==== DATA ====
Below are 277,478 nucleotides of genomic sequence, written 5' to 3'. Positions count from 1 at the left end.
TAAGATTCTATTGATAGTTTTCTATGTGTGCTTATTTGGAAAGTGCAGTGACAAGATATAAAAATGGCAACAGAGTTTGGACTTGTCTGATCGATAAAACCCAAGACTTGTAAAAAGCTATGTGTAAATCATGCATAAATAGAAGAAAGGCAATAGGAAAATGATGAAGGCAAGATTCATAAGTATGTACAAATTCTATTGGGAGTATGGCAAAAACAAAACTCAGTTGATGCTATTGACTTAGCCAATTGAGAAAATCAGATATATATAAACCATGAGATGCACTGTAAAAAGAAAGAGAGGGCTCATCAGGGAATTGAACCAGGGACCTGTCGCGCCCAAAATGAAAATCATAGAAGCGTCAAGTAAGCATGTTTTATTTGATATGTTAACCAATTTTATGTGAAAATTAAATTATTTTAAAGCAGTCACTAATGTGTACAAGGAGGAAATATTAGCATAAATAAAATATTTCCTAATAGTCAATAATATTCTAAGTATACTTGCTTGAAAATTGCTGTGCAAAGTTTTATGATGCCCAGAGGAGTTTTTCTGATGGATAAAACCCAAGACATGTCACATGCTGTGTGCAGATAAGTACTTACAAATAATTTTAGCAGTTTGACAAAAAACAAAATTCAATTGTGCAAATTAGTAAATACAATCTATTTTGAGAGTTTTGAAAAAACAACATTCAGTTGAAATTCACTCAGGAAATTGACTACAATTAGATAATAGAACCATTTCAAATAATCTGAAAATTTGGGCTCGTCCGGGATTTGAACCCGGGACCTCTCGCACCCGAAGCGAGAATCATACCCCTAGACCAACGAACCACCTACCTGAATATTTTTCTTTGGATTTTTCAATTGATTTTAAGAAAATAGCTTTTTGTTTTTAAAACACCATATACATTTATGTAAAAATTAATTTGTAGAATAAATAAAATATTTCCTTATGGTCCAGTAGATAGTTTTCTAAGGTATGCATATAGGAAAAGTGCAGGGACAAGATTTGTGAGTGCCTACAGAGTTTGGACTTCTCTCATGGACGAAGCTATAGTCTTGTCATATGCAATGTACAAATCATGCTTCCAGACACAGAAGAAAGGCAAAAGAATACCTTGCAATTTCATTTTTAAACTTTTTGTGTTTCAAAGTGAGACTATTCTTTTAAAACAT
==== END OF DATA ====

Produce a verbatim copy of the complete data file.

Below are 277,478 nucleotides of genomic sequence, written 5' to 3'. Positions count from 1 at the left end.
TAAGATTCTATTGATAGTTTTCTATGTGTGCTTATTTGGAAAGTGCAGTGACAAGATATAAAAATGGCAACAGAGTTTGGACTTGTCTGATCGATAAAACCCAAGACTTGTAAAAAGCTATGTGTAAATCATGCATAAATAGAAGAAAGGCAATAGGAAAATGATGAAGGCAAGATTCATAAGTATGTACAAATTCTATTGGGAGTATGGCAAAAACAAAACTCAGTTGATGCTATTGACTTAGCCAATTGAGAAAATCAGATATATATAAACCATGAGATGCACTGTAAAAAGAAAGAGAGGGCTCATCAGGGAATTGAACCAGGGACCTGTCGCGCCCAAAATGAAAATCATAGAAGCGTCAAGTAAGCATGTTTTATTTGATATGTTAACCAATTTTATGTGAAAATTAAATTATTTTAAAGCAGTCACTAATGTGTACAAGGAGGAAATATTAGCATAAATAAAATATTTCCTAATAGTCAATAATATTCTAAGTATACTTGCTTGAAAATTGCTGTGCAAAGTTTTATGATGCCCAGAGGAGTTTTTCTGATGGATAAAACCCAAGACATGTCACATGCTGTGTGCAGATAAGTACTTACAAATAATTTTAGCAGTTTGACAAAAAACAAAATTCAATTGTGCAAATTAGTAAATACAATCTATTTTGAGAGTTTTGAAAAAACAACATTCAGTTGAAATTCACTCAGGAAATTGACTACAATTAGATAATAGAACCATTTCAAATAATCTGAAAATTTGGGCTCGTCCGGGATTTGAACCCGGGACCTCTCGCACCCGAAGCGAGAATCATACCCCTAGACCAACGAACCACCTACCTGAATATTTTTCTTTGGATTTTTCAATTGATTTTAAGAAAATAGCTTTTTGTTTTTAAAACACCATATACATTTATGTAAAAATTAATTTGTAGAATAAATAAAATATTTCCTTATGGTCCAGTAGATAGTTTTCTAAGGTATGCATATAGGAAAAGTGCAGGGACAAGATTTGTGAGTGCCTACAGAGTTTGGACTTCTCTCATGGACGAAGCTATAGTCTTGTCATATGCAATGTACAAATCATGCTTCCAGACACAGAAGAAAGGCAAAAGAATACCTTGCAATTTCATTTTTAAACTTTTTGTGTTTCAAAGTGAGACTATTCTTTTAAAACAT